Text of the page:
"BUT IT'S A CONTRADICTION TO BE TOLD TO ACCEPT SUFFERING BUT TO ALSO BE TOLD TO TRY TO ALLEVIATE THE PAIN OF OTHERS."
This contradiction is only apparent. Firstly, because of the results of Original Sin, suffering is a reality in our world whether we accept it or not. Secondly, those who work to help others (such as Mother Teresa's Missionaries of Charity) are submitting their wills to God; that submission is the end, not the pain itself. So we must avoid the attitude that once we have eliminated the pain of the sufferer everything is fine. For saintly people like Mother Teresa the sufferer should be helped to recognize that the carer did work to alleviate the pain but also helped the sufferer to accept whatever God sends as His will. So, we glorify God in two ways: by serving Him in our sick friend and by accepting His will for us no matter what it may be. If we develop the right attitude to suffering, we will discover the truth of one of the great paradoxes of Christianity: that the saints who suffered (and there is no saint who didn't suffer in some manner) were the happiest people. Christ will help us carry our cross; He has already led the way. And He has shown us that after the cross comes the Resurrection.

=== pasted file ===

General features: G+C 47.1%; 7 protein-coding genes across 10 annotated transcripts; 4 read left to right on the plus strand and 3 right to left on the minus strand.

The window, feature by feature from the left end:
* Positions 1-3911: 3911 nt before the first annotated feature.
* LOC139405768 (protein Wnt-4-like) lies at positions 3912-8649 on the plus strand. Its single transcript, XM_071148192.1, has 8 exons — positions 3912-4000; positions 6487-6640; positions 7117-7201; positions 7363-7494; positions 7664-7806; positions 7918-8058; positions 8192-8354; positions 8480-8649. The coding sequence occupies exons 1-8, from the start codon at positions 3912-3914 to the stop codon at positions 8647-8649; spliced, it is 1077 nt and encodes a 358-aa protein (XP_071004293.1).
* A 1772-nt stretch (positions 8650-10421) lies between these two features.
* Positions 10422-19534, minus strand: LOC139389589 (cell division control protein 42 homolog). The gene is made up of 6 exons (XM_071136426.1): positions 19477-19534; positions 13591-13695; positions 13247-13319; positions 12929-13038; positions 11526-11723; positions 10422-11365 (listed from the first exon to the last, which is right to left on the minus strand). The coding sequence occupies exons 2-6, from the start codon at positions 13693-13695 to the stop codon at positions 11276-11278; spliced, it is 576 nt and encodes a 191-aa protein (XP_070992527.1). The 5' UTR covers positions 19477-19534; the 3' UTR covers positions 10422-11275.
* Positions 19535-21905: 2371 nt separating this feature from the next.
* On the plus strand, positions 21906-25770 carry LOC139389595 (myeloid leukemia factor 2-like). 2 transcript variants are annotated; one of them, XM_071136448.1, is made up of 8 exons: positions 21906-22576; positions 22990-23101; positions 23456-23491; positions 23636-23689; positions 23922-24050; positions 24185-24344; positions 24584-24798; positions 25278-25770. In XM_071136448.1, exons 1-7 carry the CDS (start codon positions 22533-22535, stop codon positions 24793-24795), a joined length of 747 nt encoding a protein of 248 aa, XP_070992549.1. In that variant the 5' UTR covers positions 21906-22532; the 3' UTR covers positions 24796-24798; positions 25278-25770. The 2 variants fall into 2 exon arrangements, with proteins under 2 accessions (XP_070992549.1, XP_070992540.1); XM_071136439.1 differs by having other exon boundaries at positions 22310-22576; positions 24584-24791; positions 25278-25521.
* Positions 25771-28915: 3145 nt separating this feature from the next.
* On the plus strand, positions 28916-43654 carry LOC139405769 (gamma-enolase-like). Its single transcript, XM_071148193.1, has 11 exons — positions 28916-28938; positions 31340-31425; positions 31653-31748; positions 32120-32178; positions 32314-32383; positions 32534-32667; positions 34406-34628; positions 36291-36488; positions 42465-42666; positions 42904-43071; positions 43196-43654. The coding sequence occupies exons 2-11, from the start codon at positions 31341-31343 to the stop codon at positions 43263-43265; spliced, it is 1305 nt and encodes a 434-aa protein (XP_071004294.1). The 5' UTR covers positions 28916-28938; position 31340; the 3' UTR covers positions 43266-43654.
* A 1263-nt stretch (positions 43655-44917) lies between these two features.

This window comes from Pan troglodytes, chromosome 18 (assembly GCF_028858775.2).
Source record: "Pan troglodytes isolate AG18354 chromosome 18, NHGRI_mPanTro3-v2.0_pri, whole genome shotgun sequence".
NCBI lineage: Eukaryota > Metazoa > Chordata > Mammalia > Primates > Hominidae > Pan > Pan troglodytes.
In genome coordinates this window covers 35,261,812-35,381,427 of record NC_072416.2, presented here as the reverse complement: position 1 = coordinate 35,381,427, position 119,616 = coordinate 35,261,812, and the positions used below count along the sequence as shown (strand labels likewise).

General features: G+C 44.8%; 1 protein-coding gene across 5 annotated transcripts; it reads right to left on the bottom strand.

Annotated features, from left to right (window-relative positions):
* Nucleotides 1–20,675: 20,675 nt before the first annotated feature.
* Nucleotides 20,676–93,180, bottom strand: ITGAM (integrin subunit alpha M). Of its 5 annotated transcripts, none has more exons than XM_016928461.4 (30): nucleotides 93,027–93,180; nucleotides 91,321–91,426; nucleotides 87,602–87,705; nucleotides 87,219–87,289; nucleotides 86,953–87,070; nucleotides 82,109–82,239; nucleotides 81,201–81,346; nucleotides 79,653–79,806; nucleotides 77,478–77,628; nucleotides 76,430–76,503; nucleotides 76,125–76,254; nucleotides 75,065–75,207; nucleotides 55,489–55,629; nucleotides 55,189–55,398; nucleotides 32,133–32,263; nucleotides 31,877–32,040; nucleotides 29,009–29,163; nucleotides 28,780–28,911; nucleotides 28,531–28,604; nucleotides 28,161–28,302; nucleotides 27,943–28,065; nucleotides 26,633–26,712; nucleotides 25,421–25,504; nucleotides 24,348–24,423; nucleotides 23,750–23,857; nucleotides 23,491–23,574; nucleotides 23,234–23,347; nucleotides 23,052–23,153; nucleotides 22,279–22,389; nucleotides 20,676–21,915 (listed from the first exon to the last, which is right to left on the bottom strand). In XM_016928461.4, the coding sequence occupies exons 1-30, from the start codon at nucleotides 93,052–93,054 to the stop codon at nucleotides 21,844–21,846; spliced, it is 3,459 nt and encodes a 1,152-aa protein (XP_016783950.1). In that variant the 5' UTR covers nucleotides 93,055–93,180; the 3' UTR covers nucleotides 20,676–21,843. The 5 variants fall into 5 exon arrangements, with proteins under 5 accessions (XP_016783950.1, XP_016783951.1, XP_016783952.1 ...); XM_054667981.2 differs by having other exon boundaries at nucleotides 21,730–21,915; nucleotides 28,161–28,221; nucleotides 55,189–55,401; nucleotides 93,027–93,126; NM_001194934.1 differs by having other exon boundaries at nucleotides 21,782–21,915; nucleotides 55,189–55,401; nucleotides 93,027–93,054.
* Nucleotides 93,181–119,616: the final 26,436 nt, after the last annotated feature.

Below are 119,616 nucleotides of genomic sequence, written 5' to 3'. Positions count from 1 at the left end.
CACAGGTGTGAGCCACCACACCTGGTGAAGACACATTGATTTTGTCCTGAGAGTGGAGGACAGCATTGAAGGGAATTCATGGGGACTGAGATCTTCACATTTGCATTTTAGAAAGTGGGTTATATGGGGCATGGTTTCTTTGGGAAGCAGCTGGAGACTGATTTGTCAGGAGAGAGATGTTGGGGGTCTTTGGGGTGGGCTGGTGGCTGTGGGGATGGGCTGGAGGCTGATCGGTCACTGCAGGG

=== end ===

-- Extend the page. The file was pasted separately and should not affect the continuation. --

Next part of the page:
Sheed, F. Theology and Sanity. Drummey, Catholic Replies. Hayes et al, Catholicism and Ethics. Carroll, A. Following Christ in the World.
* Please note that this text should be read in the context of the whole work and in recognition of the appropriate paragraphs of the Catechism of the Catholic Church highlighted in the index.